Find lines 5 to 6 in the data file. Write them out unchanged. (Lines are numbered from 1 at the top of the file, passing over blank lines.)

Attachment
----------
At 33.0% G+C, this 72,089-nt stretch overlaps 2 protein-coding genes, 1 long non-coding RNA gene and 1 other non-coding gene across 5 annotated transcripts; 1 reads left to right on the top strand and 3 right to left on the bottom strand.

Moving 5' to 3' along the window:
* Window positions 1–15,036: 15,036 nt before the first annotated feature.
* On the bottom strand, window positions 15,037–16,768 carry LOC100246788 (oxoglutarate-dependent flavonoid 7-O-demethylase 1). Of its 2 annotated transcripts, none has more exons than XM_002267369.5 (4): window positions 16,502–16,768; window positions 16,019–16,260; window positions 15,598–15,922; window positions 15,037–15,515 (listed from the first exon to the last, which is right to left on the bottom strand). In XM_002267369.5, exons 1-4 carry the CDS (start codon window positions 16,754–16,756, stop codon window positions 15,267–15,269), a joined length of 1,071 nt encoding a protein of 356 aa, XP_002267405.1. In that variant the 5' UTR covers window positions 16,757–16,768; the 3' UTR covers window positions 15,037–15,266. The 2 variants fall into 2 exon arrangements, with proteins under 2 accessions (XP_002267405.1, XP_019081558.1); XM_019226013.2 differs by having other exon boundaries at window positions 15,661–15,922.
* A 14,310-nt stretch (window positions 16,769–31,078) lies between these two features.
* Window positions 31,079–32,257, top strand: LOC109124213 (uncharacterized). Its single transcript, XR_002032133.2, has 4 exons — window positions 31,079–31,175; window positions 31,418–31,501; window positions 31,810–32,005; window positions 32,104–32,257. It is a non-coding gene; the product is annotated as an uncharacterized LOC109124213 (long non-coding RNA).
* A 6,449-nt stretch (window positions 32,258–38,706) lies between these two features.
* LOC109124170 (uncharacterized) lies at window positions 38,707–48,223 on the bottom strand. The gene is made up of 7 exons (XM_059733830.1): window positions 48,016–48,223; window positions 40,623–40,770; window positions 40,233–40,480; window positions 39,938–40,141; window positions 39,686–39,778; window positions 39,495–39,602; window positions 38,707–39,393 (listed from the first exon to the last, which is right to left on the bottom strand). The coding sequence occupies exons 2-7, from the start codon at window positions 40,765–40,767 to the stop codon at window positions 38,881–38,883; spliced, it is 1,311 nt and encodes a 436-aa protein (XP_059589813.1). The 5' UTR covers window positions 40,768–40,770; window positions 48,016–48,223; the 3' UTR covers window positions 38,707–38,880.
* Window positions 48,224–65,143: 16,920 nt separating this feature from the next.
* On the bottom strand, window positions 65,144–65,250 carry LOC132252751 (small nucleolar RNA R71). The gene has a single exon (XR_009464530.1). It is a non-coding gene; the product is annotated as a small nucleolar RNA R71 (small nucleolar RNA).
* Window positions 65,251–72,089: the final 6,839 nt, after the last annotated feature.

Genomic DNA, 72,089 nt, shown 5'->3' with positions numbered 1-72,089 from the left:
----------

* A 14,310-nt stretch (window positions 16,769–31,078) lies between these two features.
* Window positions 31,079–32,257, top strand: LOC109124213 (uncharacterized). Its single transcript, XR_002032133.2, has 4 exons — window positions 31,079–31,175; window positions 31,418–31,501; window positions 31,810–32,005; window positions 32,104–32,257. It is a non-coding gene; the product is annotated as an uncharacterized LOC109124213 (long non-coding RNA).